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The Health Coverage Tax Credit (HCTC), which pays 65 percent of health Insurance premiums for 16,000 trade-displaced workers and others, is the only use of federal income tax credits to cover the otherwise uninsured. In pending legislation to reauthorize Trade Adjustment Assistance, Congress has an opportunity to address HCTC's major problems, including participation by only 15 percent of eligible workers and administrative costs that consume roughly a third of federal spending on the credit. HCTC teaches lessons about how to structure tax credits serving a larger group of uninsured, such as credits proposed by Republican and Democratic Presidential candidates.
The Health Coverage Tax Credit (HCTC), which pays 65 percent of health
insurance premiums for about 16,000 trade-displaced workers, early retirees
receiving payments from the Pension Benefit Guaranty Corporation, and their
families, is the country’s only use of refundable federal income tax credits to
cover the otherwise uninsured. Available in “advanceable form” paid directly to
insurers when monthly premiums are due, similar credits play a significant role
in many national health reform proposals that seek to cover large numbers of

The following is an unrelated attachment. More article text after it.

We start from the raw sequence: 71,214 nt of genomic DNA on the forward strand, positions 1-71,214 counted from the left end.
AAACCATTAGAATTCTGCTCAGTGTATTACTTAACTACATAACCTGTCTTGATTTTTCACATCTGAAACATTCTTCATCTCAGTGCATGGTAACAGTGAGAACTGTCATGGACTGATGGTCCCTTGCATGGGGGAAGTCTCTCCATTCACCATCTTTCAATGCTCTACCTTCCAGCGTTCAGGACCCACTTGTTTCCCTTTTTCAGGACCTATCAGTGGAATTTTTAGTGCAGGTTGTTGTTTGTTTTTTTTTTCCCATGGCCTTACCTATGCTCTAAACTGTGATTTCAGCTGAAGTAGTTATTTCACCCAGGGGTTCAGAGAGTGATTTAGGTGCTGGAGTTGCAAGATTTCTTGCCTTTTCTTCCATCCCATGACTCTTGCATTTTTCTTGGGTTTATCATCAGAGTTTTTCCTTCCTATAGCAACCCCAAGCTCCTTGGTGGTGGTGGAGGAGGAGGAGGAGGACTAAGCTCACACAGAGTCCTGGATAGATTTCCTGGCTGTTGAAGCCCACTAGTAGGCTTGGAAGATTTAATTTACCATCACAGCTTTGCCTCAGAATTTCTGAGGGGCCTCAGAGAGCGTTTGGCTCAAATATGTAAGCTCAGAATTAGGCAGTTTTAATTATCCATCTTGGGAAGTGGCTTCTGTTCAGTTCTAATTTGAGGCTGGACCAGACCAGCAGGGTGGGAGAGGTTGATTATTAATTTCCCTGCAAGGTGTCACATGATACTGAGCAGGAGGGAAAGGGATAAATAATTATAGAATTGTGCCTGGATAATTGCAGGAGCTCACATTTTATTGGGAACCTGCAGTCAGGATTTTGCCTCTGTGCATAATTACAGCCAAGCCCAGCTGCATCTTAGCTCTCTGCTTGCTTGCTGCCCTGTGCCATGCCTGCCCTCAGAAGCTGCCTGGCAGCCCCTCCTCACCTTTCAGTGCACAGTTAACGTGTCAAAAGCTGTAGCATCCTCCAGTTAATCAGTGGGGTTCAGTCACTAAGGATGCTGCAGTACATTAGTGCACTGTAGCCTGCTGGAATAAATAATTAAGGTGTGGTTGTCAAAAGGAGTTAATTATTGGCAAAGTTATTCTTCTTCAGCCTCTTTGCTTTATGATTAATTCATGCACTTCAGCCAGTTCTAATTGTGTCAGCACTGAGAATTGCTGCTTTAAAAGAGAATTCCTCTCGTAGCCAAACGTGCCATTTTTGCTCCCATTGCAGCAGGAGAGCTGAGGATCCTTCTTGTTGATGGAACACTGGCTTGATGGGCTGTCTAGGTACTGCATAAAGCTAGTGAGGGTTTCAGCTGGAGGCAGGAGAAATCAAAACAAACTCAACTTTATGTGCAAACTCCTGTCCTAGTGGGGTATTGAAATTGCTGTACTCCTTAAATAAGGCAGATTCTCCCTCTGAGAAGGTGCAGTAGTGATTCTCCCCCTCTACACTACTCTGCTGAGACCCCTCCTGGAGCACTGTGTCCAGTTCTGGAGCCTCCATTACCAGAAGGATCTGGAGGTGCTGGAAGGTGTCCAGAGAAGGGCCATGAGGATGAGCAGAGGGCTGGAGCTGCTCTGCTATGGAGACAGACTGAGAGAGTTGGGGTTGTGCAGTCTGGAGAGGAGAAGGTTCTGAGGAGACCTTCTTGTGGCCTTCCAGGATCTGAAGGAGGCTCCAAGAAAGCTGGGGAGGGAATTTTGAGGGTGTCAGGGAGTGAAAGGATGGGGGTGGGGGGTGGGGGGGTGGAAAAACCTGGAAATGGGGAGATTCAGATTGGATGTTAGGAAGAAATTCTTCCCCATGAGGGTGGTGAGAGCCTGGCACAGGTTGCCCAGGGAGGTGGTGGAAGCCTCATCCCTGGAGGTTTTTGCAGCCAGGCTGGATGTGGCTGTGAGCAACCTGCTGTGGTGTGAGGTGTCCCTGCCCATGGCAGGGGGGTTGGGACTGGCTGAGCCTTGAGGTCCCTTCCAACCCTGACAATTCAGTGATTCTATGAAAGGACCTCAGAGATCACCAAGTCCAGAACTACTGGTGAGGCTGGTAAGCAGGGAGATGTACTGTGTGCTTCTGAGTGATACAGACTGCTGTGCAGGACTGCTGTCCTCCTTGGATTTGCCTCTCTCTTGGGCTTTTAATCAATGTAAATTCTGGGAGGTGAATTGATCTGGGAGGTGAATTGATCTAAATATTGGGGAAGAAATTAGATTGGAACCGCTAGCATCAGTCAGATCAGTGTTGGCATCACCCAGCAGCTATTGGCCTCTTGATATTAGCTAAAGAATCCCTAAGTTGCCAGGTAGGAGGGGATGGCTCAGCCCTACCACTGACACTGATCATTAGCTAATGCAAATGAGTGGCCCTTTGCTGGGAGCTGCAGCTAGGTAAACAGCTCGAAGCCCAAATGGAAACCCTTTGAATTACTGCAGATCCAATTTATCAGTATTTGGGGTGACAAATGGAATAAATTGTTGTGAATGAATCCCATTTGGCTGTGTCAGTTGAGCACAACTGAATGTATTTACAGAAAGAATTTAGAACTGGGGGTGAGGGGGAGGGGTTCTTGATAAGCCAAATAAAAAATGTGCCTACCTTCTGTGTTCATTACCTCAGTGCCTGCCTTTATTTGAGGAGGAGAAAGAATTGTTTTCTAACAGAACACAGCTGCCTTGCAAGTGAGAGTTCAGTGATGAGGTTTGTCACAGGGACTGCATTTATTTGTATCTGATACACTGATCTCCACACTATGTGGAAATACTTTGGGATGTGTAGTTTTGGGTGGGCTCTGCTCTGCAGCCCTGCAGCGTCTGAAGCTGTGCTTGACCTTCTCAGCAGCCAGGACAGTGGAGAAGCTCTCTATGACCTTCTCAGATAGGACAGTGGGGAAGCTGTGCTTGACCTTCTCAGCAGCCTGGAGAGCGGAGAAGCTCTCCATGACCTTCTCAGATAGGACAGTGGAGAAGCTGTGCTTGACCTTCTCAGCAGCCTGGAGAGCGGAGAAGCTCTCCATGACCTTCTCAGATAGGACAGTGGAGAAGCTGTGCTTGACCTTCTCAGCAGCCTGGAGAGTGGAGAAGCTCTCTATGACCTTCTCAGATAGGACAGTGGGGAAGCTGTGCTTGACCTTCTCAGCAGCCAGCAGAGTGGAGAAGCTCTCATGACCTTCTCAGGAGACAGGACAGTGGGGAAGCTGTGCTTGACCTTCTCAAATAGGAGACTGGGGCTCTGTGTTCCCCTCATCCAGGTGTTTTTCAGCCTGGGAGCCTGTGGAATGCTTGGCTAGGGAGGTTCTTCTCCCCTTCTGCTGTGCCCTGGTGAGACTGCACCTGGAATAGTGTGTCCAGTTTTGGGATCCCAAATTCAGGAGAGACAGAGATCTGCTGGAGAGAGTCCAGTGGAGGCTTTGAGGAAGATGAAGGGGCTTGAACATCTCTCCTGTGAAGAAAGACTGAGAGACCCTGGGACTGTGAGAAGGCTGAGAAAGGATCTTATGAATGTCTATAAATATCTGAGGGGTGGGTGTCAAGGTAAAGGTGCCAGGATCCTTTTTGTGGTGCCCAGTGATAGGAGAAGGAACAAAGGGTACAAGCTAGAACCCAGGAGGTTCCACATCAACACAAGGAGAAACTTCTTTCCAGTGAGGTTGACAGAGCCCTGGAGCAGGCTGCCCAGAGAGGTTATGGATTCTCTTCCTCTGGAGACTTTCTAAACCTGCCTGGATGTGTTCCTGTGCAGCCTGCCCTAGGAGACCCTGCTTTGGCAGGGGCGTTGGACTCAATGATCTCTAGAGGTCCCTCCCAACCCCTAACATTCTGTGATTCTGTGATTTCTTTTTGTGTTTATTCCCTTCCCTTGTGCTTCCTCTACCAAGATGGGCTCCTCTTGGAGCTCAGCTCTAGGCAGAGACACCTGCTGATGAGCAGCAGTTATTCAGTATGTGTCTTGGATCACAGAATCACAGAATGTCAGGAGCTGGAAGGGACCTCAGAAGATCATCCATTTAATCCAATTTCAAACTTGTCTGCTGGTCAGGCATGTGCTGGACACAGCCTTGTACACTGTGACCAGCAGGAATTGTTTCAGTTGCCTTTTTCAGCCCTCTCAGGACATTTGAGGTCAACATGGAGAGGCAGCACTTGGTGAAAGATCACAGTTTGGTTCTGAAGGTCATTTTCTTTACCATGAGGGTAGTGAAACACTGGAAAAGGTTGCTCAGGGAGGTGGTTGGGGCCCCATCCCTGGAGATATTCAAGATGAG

uninsured. For example, in the current presidential campaign, three
Democratic and three Republican candidates propose such tax credits.
HCTCs thus provide a unique opportunity to learn lessons that can shape the
design of policies intended to help large groups of uninsured. However, the
HCTC program has experienced significant problems. No more than 15
percent of eligible workers and their families participate. Moreover,
administrative costs are high, consuming roughly 34 percent of all national
spending related to HCTC advance payment.
Congressional proposals to reauthorize Trade Adjustment Assistance (TAA)
would increase the percentage of premiums covered by the credit from 65
percent to somewhere between 80 and 95 percent, depending on the bill.
Such an increase would lower the most serious barrier to participation—
namely, that most eligible workers are unable to afford their current 35 percent
premium share. However, to fully remedy the low level of HCTC participation,
proposals must also address the program’s complexity; the requirement for
workers to pay premiums in full before the credits begin in advanceable form;
and the absence of coverage options, for many workers, that are viewed as
sufficiently valuable to purchase. This paper describes these congressional
proposals and suggests additional approaches both to address HCTC’s
problems and to prevent similar difficulties with future tax credits aimed at a
larger group of uninsured Americans.
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